OK. Season 1 was really bad.Report

              • Avatar Dark Matter in reply to pillsy
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                …Tasha Yar dies for no particularly sensible reason…

                Now that I liked. What they’re doing is dangerous, having a character die randomly when they don’t really know they’re in danger proves that.

                Now the actress was correct that her character was being abused by bad writing and leaving the show was probably the right move, but that’s a different issue.Report

            • Avatar Mike Schilling in reply to George Turner
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              “Hi, I’m 11. This is my brother 01, and this is my other brother 01.”Report

              • Avatar AggregatVier in reply to Mike Schilling
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                Zathras understand. Besides only 10 types of people – those understand binary and those not.Report

              • Avatar Dark Matter in reply to Mike Schilling
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                Weirdly that could be a serious option… although I expect they’d just rename one of them to avoid confusion.

                I assumed they communicated electronically and their basic concept of a “name” was so alien (or even absent) that they just used some unique indicator when they interacted with sound using creatures.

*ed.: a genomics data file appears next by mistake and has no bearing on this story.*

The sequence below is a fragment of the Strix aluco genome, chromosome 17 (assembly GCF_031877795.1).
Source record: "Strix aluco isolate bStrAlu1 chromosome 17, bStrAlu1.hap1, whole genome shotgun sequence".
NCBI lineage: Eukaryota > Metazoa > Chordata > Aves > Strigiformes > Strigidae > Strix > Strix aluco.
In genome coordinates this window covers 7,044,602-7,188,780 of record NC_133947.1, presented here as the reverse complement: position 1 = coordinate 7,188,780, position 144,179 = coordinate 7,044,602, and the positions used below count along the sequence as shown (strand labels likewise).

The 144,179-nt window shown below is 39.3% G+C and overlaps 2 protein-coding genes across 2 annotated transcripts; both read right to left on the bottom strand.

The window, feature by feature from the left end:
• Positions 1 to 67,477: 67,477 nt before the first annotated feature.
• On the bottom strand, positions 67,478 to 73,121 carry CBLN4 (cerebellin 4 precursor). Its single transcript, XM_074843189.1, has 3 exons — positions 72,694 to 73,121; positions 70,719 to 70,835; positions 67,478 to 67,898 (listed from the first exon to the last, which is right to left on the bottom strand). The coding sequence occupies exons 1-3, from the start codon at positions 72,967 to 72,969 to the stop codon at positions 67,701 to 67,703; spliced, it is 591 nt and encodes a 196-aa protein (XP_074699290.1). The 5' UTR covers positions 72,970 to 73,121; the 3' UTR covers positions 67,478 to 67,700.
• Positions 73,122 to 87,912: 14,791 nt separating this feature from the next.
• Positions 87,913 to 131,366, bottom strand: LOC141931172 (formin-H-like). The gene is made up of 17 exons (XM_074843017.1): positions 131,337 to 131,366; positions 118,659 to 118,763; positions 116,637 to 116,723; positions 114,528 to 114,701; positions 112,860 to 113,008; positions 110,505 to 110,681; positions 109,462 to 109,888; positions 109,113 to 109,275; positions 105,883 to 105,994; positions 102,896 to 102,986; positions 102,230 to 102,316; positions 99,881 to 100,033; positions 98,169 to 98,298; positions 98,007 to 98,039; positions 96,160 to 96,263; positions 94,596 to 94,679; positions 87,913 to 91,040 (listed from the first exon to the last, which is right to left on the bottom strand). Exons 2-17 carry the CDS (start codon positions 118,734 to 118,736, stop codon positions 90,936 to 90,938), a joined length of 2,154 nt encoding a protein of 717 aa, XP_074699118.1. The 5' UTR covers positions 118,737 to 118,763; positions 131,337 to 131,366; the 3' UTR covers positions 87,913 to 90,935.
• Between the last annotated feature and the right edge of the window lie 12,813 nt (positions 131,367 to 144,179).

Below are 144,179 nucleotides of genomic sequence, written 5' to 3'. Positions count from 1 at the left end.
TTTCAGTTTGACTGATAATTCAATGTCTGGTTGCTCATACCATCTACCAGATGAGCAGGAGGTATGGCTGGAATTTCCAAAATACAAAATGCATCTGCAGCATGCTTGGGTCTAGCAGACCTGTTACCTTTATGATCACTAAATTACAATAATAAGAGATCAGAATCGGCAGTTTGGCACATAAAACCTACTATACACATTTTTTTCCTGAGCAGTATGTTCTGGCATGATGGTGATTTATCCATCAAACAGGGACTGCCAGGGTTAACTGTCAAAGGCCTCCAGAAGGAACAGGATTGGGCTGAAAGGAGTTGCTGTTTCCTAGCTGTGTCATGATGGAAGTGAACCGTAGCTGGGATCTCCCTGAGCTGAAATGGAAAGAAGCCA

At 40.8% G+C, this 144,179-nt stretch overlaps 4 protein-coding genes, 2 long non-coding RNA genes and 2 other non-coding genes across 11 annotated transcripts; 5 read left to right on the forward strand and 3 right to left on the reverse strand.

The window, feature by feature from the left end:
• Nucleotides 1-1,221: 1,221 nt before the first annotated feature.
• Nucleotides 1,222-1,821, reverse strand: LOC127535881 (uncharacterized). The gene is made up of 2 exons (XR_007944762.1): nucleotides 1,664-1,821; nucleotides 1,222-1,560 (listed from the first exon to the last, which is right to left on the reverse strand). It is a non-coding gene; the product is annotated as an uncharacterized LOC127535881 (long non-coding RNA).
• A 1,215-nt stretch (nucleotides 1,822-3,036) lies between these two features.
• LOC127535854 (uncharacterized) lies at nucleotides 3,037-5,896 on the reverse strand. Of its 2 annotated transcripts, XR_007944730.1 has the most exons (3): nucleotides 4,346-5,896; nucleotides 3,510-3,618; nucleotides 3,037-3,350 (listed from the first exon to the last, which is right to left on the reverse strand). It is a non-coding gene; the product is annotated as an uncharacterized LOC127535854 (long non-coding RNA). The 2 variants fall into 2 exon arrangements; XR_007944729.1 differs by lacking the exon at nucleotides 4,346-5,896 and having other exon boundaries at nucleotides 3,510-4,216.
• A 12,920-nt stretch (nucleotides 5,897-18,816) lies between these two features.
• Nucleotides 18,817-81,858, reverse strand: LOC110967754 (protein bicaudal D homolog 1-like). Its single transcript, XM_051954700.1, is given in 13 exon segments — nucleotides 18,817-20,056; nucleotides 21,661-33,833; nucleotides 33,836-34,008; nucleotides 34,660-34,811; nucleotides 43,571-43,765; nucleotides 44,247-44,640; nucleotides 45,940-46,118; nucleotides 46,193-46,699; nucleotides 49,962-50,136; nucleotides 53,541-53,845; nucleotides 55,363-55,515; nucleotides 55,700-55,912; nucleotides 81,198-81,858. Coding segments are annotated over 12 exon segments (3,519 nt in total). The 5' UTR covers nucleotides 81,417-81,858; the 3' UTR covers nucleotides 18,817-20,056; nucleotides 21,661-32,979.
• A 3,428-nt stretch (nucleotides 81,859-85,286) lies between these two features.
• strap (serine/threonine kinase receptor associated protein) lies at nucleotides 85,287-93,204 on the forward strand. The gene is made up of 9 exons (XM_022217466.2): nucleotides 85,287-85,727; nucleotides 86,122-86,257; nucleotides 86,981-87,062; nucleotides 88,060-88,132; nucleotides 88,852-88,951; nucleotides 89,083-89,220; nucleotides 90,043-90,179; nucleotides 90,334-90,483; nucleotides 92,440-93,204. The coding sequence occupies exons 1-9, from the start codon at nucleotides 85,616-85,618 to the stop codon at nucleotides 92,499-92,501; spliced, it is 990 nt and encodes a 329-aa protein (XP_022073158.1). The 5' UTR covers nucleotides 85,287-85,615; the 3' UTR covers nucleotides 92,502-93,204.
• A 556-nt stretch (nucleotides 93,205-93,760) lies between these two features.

You see this occasionally in fiction with creatures that communicate with smell or light reflections or something that just doesn’t have a translation, or where they don’t really have “individuals” as a concept.Report

              • Avatar Mike Schilling in reply to Dark Matter
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                If a computer culture wanted unique names they’d use UUIDs or a hash of the entity’s unique characteristics.

                “Hi, I’m 1b3e8367-e89b-1fd3-a436-426655440000, but my friends call me 549b9736_acf0f397_23b55afe_8d680ed0_ec6a09cd.”Report

              • Avatar George Turner in reply to Mike Schilling
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                “Hi, I’m 192.168.1.101!”

                “That’s what your family calls you, but what’s your real name?”

                “204.110.92.163”Report

    • Avatar DensityDuck in reply to Mike Schilling
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      “Goldblum had no trouble getting his Mac to talk to an alien spaceship, and I’d just spent all morning trying (unsuccessfully) to get one to talk to an IBM PC.”

      You know that was a War Of The Worlds reference, right?

      No, seriously! In WotW the Martians never had viruses so they never evolved immune systems. Same deal in ID4; nobody had ever tried to hack the aliens’ computers so they had no defense against it.Report